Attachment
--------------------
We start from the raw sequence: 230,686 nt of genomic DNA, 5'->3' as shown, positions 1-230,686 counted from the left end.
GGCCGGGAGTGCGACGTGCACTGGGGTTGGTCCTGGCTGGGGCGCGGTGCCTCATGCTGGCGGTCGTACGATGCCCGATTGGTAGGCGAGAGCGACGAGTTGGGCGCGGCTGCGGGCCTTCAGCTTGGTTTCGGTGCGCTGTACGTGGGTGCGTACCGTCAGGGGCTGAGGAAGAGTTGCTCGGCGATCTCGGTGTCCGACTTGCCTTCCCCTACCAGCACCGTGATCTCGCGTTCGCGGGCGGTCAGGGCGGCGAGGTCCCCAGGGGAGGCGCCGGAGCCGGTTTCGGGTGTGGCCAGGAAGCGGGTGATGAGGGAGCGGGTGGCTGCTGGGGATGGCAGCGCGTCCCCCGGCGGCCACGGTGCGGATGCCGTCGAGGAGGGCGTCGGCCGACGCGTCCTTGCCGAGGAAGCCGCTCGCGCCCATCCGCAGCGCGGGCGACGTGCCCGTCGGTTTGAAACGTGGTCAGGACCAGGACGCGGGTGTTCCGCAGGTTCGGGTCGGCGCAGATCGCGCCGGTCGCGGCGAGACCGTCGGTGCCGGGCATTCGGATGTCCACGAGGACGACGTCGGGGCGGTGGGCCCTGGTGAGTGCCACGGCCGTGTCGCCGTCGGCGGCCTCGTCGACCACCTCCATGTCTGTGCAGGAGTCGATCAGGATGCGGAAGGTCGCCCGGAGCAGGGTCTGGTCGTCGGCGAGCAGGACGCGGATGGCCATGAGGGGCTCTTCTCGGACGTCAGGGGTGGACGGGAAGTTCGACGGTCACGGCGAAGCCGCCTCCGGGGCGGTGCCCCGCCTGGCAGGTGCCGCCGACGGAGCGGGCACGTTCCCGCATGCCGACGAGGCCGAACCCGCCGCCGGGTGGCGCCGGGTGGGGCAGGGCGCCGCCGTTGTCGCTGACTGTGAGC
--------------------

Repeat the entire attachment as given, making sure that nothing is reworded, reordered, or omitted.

We start from the raw sequence: 230,686 nt of genomic DNA, 5'->3' as shown, positions 1-230,686 counted from the left end.
GGCCGGGAGTGCGACGTGCACTGGGGTTGGTCCTGGCTGGGGCGCGGTGCCTCATGCTGGCGGTCGTACGATGCCCGATTGGTAGGCGAGAGCGACGAGTTGGGCGCGGCTGCGGGCCTTCAGCTTGGTTTCGGTGCGCTGTACGTGGGTGCGTACCGTCAGGGGCTGAGGAAGAGTTGCTCGGCGATCTCGGTGTCCGACTTGCCTTCCCCTACCAGCACCGTGATCTCGCGTTCGCGGGCGGTCAGGGCGGCGAGGTCCCCAGGGGAGGCGCCGGAGCCGGTTTCGGGTGTGGCCAGGAAGCGGGTGATGAGGGAGCGGGTGGCTGCTGGGGATGGCAGCGCGTCCCCCGGCGGCCACGGTGCGGATGCCGTCGAGGAGGGCGTCGGCCGACGCGTCCTTGCCGAGGAAGCCGCTCGCGCCCATCCGCAGCGCGGGCGACGTGCCCGTCGGTTTGAAACGTGGTCAGGACCAGGACGCGGGTGTTCCGCAGGTTCGGGTCGGCGCAGATCGCGCCGGTCGCGGCGAGACCGTCGGTGCCGGGCATTCGGATGTCCACGAGGACGACGTCGGGGCGGTGGGCCCTGGTGAGTGCCACGGCCGTGTCGCCGTCGGCGGCCTCGTCGACCACCTCCATGTCTGTGCAGGAGTCGATCAGGATGCGGAAGGTCGCCCGGAGCAGGGTCTGGTCGTCGGCGAGCAGGACGCGGATGGCCATGAGGGGCTCTTCTCGGACGTCAGGGGTGGACGGGAAGTTCGACGGTCACGGCGAAGCCGCCTCCGGGGCGGTGCCCCGCCTGGCAGGTGCCGCCGACGGAGCGGGCACGTTCCCGCATGCCGACGAGGCCGAACCCGCCGCCGGGTGGCGCCGGGTGGGGCAGGGCGCCGCCGTTGTCGCTGACTGTGAGC